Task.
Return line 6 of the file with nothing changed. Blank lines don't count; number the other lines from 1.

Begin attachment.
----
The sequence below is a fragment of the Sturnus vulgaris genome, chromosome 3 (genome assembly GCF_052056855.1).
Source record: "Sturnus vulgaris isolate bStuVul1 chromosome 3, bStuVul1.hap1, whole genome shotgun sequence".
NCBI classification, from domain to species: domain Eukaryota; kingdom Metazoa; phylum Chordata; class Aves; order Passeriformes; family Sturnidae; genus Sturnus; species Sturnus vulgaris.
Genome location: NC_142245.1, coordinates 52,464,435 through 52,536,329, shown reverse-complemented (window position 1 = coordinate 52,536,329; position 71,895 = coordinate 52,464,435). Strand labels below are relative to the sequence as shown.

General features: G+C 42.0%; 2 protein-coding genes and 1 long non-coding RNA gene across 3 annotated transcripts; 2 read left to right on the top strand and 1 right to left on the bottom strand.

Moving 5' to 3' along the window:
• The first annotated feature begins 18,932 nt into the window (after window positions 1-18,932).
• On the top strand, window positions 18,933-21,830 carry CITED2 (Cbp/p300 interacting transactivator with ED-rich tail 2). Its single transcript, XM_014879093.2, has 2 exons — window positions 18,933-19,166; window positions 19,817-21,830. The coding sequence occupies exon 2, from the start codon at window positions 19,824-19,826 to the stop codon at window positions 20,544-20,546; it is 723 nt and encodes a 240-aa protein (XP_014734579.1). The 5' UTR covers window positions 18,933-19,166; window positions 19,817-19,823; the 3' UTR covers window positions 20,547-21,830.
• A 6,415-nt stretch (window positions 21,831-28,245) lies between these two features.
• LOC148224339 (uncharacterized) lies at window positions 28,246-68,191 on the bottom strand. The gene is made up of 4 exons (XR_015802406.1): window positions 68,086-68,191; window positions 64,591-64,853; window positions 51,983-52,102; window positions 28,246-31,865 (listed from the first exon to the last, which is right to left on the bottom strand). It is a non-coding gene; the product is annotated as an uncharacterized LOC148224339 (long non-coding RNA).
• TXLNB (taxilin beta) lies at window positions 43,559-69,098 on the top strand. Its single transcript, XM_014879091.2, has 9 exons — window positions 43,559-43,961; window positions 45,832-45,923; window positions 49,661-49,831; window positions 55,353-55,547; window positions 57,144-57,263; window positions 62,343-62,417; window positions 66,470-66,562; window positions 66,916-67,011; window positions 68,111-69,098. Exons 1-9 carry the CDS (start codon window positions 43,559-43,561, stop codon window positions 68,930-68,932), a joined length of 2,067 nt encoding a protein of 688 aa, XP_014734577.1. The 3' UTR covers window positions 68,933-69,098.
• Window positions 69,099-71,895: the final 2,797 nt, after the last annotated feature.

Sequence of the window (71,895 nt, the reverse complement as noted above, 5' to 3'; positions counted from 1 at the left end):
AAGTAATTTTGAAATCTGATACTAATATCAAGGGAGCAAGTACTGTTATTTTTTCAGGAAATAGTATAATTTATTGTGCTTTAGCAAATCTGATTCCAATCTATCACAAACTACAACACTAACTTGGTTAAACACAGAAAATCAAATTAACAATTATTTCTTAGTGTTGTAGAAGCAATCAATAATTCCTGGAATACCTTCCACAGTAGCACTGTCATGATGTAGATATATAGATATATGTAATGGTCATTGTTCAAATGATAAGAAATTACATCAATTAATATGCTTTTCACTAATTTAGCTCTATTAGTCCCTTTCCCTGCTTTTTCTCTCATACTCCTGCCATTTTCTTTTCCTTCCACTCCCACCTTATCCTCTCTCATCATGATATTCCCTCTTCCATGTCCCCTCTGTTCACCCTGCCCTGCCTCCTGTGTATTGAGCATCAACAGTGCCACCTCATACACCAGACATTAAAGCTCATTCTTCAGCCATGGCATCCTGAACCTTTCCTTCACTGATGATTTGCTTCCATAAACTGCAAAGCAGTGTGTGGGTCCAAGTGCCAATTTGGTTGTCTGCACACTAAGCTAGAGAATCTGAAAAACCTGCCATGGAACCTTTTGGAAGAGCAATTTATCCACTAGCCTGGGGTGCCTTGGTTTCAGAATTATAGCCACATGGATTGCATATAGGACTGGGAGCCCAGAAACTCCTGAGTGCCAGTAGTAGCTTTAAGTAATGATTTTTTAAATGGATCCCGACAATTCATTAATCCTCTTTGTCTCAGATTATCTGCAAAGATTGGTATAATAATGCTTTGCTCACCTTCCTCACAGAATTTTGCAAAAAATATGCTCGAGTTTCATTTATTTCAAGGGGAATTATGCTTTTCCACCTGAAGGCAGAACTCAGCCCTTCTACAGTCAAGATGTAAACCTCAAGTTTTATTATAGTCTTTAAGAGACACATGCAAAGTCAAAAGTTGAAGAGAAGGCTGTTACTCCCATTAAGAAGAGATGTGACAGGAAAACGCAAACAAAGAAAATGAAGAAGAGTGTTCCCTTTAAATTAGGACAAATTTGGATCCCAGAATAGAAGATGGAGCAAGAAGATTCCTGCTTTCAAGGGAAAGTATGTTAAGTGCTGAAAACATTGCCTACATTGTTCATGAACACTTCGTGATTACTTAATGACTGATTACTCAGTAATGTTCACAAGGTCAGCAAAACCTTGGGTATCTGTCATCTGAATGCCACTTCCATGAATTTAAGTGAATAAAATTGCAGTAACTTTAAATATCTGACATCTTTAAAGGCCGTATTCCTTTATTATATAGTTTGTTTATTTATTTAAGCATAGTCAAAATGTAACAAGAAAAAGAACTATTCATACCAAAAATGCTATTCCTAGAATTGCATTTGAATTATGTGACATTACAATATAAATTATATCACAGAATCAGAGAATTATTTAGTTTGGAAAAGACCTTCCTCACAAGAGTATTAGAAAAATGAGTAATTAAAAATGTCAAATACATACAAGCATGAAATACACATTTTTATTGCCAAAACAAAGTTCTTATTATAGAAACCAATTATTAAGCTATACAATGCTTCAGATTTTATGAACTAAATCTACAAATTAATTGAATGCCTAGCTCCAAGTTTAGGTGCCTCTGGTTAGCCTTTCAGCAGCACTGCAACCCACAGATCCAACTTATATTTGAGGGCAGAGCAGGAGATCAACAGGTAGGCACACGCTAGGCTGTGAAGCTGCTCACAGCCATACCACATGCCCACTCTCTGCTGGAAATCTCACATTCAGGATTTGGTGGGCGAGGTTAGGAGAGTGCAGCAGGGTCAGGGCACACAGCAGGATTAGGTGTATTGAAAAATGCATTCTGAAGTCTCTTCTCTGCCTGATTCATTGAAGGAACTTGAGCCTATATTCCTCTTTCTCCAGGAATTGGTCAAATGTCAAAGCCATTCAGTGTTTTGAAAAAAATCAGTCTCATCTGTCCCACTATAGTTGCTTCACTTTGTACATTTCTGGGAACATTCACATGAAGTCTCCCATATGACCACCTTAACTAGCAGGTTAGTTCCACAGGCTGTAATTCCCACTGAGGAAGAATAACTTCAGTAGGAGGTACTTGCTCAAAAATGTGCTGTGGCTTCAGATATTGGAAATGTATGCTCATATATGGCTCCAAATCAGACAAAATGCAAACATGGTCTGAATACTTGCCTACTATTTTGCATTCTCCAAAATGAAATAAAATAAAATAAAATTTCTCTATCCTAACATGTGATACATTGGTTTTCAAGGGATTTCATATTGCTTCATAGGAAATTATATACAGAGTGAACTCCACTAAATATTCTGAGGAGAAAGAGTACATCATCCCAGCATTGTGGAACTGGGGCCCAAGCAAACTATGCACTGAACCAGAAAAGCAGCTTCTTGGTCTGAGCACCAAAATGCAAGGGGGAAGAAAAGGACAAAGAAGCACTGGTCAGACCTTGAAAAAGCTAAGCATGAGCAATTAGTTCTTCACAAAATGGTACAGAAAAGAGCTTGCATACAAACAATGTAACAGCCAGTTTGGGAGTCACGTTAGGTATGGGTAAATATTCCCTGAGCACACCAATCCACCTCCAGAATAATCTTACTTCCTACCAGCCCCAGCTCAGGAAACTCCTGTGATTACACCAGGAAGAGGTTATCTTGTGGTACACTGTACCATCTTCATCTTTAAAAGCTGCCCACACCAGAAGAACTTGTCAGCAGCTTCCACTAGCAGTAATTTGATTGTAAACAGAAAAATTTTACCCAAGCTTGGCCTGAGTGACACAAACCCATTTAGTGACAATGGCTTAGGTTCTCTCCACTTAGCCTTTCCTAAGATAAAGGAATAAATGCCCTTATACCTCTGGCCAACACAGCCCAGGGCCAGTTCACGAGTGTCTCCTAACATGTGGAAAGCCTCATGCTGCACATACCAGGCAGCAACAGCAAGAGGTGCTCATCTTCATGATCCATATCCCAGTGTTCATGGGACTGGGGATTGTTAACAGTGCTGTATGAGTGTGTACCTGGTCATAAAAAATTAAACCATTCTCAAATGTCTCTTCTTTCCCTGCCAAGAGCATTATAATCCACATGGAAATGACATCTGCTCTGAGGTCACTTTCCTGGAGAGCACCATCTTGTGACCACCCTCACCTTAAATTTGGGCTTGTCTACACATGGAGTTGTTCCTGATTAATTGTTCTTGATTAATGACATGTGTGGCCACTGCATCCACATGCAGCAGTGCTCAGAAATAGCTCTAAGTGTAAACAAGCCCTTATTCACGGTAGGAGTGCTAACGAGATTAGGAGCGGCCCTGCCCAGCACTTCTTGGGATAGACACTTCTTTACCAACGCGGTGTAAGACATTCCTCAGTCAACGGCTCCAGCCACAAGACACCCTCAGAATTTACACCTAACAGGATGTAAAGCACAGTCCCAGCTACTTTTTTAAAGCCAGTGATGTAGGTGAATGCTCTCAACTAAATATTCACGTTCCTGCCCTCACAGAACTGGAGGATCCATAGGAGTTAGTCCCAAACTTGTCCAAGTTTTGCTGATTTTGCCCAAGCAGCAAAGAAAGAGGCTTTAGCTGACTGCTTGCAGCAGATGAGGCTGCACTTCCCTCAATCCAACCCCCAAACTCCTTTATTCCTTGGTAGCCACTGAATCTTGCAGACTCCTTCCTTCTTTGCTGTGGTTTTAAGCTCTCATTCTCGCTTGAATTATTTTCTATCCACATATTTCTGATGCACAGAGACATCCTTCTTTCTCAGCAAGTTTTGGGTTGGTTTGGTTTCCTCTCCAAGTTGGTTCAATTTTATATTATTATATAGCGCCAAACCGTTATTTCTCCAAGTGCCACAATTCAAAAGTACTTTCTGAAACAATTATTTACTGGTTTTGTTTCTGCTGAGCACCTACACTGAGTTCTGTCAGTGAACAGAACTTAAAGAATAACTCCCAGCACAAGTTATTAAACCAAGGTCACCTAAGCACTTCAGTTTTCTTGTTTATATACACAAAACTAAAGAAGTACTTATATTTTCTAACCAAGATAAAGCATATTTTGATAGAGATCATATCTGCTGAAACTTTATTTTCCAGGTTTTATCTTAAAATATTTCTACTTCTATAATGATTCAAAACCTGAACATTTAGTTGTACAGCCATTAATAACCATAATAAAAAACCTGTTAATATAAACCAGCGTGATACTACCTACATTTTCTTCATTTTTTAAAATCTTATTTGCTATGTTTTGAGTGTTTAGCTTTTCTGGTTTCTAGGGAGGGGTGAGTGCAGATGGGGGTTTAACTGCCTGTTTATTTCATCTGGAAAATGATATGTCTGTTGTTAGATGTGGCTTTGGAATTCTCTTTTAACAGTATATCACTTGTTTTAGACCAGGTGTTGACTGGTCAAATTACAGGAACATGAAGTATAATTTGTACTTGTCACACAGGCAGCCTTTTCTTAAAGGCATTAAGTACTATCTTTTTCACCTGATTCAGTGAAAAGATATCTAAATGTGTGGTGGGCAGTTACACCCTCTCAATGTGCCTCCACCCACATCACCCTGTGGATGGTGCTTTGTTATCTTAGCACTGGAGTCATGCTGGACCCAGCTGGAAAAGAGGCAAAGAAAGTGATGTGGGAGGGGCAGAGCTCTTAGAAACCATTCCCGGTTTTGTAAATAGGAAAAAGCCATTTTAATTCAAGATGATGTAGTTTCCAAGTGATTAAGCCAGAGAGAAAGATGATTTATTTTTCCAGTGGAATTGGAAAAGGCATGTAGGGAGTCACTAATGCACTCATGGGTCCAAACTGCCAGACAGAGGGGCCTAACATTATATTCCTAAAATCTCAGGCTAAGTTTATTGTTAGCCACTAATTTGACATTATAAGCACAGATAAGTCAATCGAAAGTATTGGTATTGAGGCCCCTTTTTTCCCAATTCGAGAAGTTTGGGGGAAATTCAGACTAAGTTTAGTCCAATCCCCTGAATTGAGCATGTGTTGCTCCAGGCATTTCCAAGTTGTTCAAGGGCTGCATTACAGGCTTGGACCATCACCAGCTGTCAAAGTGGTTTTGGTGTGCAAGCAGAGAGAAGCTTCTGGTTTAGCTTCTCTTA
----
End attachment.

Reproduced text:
Moving 5' to 3' along the window: